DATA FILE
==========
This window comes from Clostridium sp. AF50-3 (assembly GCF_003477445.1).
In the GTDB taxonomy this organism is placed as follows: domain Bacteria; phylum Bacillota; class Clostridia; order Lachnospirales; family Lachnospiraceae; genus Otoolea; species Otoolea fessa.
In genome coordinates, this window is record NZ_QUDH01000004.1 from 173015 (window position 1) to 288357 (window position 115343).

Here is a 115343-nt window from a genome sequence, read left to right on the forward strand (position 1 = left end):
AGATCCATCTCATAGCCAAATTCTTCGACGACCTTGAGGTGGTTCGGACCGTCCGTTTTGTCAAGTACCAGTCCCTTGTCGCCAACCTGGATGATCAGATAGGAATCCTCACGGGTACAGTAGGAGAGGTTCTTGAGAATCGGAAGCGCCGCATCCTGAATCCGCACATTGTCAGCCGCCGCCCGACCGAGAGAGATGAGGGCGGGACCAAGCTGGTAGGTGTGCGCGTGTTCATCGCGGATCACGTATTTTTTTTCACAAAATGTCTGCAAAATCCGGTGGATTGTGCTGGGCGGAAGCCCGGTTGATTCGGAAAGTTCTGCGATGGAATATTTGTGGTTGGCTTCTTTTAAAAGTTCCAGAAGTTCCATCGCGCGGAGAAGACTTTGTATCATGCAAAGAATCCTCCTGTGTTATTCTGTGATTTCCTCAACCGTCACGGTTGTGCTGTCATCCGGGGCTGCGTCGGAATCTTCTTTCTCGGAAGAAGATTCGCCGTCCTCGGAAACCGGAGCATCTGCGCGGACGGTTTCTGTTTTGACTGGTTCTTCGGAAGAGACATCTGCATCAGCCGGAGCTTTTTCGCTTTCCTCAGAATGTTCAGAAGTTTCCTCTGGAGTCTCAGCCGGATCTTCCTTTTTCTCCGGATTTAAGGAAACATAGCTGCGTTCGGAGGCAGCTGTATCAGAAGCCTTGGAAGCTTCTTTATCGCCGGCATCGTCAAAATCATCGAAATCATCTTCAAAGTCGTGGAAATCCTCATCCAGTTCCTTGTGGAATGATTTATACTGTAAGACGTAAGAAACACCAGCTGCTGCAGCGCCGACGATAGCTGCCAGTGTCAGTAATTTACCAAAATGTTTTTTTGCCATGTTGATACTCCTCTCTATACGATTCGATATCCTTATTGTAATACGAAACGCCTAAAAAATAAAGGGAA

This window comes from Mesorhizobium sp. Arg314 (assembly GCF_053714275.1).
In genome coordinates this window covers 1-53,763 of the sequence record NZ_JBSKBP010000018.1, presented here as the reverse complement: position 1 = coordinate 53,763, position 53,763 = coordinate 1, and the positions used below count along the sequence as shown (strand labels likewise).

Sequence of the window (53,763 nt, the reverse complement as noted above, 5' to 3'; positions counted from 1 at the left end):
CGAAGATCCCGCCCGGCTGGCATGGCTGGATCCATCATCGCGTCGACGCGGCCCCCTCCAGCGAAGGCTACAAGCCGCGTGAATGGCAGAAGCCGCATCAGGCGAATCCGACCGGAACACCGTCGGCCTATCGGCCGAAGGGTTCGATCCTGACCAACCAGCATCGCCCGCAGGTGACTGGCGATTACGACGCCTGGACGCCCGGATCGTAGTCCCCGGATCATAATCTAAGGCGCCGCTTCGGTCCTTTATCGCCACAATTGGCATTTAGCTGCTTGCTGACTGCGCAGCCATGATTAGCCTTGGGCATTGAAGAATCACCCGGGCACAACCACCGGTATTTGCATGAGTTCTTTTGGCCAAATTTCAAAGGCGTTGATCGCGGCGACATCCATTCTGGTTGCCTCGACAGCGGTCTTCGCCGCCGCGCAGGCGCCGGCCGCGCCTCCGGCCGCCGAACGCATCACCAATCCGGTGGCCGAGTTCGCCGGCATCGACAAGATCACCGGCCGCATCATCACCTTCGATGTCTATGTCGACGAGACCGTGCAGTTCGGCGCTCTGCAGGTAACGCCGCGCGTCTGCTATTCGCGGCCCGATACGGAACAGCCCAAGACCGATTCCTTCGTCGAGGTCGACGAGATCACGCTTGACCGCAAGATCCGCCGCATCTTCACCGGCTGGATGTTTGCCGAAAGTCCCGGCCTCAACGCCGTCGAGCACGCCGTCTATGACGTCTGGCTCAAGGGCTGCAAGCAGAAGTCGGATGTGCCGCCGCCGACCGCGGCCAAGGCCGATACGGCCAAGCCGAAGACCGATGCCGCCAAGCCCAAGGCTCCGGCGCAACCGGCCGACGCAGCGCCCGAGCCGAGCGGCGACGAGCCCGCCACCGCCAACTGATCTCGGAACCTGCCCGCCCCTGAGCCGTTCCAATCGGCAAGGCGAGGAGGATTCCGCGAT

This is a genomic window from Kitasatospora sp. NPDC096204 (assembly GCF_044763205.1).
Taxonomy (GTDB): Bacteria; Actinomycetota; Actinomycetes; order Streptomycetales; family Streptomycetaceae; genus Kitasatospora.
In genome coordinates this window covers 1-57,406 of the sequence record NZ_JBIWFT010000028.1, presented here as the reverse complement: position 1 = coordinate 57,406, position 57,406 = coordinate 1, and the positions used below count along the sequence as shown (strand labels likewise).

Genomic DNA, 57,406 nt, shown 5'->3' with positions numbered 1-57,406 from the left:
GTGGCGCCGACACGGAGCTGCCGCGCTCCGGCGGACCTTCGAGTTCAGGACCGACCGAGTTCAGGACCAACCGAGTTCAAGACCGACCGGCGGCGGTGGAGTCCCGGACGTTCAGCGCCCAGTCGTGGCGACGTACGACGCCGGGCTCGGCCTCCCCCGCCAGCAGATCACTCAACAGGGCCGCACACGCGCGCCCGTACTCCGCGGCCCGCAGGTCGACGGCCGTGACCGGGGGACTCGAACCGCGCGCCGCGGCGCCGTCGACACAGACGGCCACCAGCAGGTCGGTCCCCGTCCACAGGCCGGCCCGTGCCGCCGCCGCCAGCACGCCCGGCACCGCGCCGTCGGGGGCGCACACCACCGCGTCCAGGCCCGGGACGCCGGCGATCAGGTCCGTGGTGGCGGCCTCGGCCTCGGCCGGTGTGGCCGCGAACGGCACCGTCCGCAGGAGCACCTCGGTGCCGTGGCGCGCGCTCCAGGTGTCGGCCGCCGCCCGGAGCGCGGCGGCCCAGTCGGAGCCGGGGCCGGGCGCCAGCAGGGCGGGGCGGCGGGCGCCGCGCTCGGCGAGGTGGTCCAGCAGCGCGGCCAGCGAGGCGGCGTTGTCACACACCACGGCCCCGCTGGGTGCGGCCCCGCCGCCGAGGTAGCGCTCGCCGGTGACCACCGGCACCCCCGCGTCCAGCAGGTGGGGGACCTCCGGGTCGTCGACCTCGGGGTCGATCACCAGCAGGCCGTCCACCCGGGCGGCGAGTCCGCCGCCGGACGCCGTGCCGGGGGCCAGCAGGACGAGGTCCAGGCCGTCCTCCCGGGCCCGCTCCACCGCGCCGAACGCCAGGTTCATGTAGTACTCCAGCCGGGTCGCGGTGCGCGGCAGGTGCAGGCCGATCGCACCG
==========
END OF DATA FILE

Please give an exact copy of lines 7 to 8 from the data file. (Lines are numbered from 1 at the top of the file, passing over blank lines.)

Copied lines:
In genome coordinates this window covers 1-53,763 of the sequence record NZ_JBSKBP010000018.1, presented here as the reverse complement: position 1 = coordinate 53,763, position 53,763 = coordinate 1, and the positions used below count along the sequence as shown (strand labels likewise).

Sequence of the window (53,763 nt, the reverse complement as noted above, 5' to 3'; positions counted from 1 at the left end):